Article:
"We didn't know there was an ambush waiting," Thorin said. "That is not your fault. I am the one who—" He stopped suddenly and pinched the bridge of his nose between his thumb and forefinger, his thumb gently rubbing against the gash on his face. "Well, whatever happened, we have to deal with it now."

"I wish I knew what they did to him," Kíli said bitterly. "If you had seen him, Uncle… when I finally got to him… I've never seen anyone look so terrified. It was… awful."

"Did he say anything to you then?" said Thorin. He started to lean forward, but he grimaced and sat back, resting a hand on his ribs.

Kíli shook his head. "I thought it was because he'd hit his head—that he was just dazed," he said. "I think he'd just come to when I found him. But he hasn't said a word since."

Thorin sighed and looked into the fire. "And Óin doesn't think he's lost the ability to speak… just the desire to."

"But how can we know that?" said Kíli. "He won't say a word—he won't even sign a word…"

"He's done this before," Thorin said, still staring into the flames.

Kíli blinked and furrowed his brow. He couldn't remember a single time in his life in which Fíli would not speak. Not in this way.

"When?" he said.

"After your father died," said Thorin. He turned his gaze back to Kíli. "He didn't speak for a quarter of a year after. It happens, sometimes. He was… he could speak, physically, but something was stopping him." He rubbed his beard thoughtfully. "I thought it was something children did. But he is reacting the same way he did then."

"Why did he start again?" Kíli asked, leaning forward.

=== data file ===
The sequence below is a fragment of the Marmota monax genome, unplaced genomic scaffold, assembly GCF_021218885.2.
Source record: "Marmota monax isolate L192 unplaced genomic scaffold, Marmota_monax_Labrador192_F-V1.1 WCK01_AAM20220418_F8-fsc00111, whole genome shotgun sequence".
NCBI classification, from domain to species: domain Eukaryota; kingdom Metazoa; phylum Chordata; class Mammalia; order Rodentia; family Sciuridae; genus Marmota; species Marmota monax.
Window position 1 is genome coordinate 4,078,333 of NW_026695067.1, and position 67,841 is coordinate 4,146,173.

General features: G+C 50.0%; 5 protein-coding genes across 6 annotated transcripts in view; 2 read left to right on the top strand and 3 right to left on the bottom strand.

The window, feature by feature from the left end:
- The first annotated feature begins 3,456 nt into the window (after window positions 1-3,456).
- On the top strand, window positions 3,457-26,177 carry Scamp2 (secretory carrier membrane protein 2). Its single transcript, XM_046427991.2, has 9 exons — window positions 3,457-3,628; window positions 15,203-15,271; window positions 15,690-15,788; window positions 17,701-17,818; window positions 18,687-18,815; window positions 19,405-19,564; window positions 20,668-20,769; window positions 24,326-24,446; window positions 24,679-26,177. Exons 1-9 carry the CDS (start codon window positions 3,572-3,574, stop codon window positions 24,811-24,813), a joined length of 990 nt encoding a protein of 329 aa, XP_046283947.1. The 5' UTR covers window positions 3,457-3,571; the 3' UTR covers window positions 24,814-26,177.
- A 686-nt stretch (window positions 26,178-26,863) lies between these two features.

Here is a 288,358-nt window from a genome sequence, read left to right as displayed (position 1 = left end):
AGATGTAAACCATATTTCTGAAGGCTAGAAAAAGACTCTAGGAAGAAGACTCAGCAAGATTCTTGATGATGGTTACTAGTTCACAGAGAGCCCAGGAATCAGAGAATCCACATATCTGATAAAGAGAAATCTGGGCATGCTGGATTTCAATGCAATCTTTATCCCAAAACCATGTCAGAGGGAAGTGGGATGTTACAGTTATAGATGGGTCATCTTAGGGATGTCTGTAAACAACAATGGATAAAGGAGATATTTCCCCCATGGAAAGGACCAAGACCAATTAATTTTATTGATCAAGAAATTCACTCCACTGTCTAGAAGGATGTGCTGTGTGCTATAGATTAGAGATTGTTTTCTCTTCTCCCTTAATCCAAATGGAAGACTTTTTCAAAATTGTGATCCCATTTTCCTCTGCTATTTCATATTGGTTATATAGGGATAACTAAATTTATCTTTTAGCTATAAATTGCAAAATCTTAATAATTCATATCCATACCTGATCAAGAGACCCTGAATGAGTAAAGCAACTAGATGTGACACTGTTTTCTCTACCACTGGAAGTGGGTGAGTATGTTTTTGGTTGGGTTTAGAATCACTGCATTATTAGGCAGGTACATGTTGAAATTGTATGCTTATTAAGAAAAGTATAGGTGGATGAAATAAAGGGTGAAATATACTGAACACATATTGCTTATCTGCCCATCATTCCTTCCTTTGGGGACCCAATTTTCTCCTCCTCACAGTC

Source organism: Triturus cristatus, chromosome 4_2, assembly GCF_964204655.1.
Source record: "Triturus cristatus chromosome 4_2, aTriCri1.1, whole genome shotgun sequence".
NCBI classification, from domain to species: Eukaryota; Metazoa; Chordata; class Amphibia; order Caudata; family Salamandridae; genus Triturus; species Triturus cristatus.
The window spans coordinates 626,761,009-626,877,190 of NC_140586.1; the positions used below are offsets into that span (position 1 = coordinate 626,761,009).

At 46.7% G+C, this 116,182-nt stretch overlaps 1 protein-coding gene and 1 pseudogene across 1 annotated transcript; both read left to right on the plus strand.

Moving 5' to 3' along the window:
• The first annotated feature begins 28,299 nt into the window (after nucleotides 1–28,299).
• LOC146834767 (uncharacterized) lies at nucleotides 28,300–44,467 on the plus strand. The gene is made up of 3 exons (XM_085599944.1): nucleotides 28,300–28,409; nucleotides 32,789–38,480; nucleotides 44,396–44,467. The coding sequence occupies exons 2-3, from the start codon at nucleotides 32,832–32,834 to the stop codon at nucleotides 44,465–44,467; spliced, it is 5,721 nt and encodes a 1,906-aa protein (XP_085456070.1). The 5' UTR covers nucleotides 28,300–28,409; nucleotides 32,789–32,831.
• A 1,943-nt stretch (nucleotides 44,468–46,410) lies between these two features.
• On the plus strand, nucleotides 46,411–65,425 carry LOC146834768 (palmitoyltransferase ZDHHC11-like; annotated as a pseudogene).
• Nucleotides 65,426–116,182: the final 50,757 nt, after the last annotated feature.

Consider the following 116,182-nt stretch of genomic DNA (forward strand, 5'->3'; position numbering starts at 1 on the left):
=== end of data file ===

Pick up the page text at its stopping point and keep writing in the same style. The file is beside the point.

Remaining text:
Thorin raised his eyebrows and shook his head, shrugging. "I don't rightly know," he said. "I wasn't the first person he spoke to. Your mum says he just started again one day."

Kíli leaned back again in his chair, disappointed. "Oh."

"Speaking of which," said Thorin, "I actually could use your help with something. Those in the Blue Mountains will need to know that the mountain has been reclaimed. See if you can get Fíli to help you in making an official message. Address it to your mother and send it by one of the younger ravens—they will certainly wish to be of assistance."

"Shouldn't you be the one to send the message?" Kíli asked, rising to his feet.

Thorin smiled ruefully. "Perhaps," he said. "But if the letter is in yours and Fíli's writing, she'll know you are safe."

Kíli nodded, twisting his lips. Yes, they were safe—but they were so changed, especially Fíli. Would he be speaking by the time their mother arrived?

"And Kíli," said Thorin. "I think we should let Fíli be for now. We pushed him, and he did not react well. Let him be silent for now, if he wishes. It has only been several days."

And every day that passes is another in which we don't know what happened to him. Kíli nodded obediently. He let himself out, leaving his uncle in his chair, staring into the fire.